The Long-term Impact of Medicare Payment Reductions on Patient Outcomes
This study examines the long term impact of Medicare payment reductions on patient outcomes using a natural experiment - the Balance Budget Act (BBA) of 1997. We use predicted Medicare revenue changes due to BBA, with simulated BBA payment cuts as an instrument, to categorize hospitals by degrees of payment cuts (small, moderate, or large), and follow Medicare patient outcomes in these hospitals over a 11 year panel: 1995-1997 pre-BBA, 1998-2000 initial years of BBA, and 2001-2005 post-BBA years. We find that Medicare AMI mortality trends stay similar across hospitals when comparing between pre-BBA and initial-BBA periods. However, the trends began to diverge in 2001-2005: hospitals facing large payment cuts saw increased mortality rates relative to that of hospitals facing small cuts in the post-BBA period (2001-2005) after controlling for their pre-BBA trends. We find support that part of the higher AMI mortalities among large-cut hospitals are explained by reductions in staffing level and operating cost following the payment cuts.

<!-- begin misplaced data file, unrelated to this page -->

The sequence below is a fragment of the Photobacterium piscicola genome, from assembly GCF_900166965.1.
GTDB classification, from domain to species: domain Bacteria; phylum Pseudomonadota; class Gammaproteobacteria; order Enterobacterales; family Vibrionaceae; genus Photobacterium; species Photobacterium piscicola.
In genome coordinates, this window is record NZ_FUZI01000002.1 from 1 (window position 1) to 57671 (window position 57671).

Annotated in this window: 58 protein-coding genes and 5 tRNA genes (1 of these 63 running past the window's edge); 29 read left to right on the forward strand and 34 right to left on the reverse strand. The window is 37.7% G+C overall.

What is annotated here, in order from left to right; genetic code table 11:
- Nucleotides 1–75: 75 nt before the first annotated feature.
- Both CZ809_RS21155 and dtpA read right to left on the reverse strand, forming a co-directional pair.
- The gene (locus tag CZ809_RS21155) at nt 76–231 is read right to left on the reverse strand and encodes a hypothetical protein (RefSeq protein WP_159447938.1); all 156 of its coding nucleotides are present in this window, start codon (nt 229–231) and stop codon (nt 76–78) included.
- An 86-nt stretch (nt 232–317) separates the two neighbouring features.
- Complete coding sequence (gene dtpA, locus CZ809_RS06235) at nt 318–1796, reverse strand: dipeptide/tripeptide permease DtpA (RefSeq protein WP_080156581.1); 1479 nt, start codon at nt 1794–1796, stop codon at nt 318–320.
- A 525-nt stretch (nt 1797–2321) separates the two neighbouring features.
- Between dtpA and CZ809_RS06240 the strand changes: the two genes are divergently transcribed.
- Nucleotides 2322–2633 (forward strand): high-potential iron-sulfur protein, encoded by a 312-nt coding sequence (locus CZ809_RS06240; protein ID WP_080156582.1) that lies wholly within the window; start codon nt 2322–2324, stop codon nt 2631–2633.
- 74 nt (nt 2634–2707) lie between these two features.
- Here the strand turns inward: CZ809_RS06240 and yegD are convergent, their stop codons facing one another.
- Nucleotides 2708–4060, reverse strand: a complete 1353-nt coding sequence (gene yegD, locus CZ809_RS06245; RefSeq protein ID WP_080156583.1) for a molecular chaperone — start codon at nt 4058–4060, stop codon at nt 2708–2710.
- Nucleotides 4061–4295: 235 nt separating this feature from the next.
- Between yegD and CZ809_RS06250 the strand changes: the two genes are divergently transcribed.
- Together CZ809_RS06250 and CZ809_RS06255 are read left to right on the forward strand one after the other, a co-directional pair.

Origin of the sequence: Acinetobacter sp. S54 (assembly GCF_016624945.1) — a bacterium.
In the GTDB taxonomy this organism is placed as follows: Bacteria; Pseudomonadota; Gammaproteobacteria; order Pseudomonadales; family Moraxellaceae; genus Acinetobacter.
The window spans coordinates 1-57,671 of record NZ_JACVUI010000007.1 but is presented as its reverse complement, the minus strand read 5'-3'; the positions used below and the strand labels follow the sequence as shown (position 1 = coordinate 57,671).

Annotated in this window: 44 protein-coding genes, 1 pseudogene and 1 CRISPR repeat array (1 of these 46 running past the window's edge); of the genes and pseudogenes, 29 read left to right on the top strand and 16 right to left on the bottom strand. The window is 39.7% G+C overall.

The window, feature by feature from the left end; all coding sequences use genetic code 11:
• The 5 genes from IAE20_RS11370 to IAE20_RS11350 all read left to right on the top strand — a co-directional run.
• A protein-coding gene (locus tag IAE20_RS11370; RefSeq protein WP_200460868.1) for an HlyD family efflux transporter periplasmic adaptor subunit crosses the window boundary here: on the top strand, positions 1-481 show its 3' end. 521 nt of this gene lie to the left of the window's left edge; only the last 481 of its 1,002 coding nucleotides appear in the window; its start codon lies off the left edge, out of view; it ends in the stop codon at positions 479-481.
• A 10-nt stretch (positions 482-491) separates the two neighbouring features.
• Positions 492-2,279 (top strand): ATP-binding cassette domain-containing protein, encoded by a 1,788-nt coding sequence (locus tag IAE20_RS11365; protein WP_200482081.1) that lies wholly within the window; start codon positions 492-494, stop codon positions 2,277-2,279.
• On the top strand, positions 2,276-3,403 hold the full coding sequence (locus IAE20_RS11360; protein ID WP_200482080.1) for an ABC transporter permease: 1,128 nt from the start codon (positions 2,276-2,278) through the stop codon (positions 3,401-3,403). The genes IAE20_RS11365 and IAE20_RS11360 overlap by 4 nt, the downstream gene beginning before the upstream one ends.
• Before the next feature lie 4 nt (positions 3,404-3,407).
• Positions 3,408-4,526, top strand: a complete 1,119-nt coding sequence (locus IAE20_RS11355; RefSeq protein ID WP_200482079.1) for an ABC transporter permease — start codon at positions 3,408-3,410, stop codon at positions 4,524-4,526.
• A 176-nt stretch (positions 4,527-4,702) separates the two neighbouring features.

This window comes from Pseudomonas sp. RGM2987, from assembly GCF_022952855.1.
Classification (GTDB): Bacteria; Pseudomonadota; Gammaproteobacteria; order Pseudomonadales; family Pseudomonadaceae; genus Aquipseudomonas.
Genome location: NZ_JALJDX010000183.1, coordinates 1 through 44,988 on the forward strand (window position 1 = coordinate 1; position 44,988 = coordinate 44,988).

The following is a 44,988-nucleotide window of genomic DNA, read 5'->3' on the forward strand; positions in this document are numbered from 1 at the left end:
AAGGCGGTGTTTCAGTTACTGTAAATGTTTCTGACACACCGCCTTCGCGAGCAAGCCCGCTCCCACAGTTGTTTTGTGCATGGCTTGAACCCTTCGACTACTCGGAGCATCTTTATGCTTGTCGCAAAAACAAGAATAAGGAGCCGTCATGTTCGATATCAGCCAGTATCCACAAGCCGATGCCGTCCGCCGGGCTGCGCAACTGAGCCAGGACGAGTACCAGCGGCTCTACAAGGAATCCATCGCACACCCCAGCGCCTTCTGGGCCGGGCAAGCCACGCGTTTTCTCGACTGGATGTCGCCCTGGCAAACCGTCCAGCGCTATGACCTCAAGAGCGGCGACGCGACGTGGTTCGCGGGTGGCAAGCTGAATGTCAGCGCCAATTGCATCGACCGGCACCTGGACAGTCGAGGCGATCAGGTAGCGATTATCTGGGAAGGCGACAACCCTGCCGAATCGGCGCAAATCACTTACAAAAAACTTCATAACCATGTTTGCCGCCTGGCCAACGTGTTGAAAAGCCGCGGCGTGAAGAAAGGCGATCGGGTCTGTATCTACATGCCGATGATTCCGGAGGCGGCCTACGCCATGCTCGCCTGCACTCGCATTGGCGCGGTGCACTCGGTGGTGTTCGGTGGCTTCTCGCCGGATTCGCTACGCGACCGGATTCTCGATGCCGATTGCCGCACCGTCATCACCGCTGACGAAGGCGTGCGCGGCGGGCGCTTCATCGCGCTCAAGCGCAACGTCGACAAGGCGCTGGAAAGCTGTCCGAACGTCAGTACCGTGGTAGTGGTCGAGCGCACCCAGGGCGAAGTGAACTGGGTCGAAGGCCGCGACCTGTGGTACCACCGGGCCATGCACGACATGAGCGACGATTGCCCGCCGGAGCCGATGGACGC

The views expressed herein are those of the authors and do not necessarily reflect the views of the National Bureau of Economic Research.
Vivian Y. Wu & Yu-Chu Shen, 2014. "Long-Term Impact of Medicare Payment Reductions on Patient Outcomes," Health Services Research, vol 49(5), pages 1596-1615.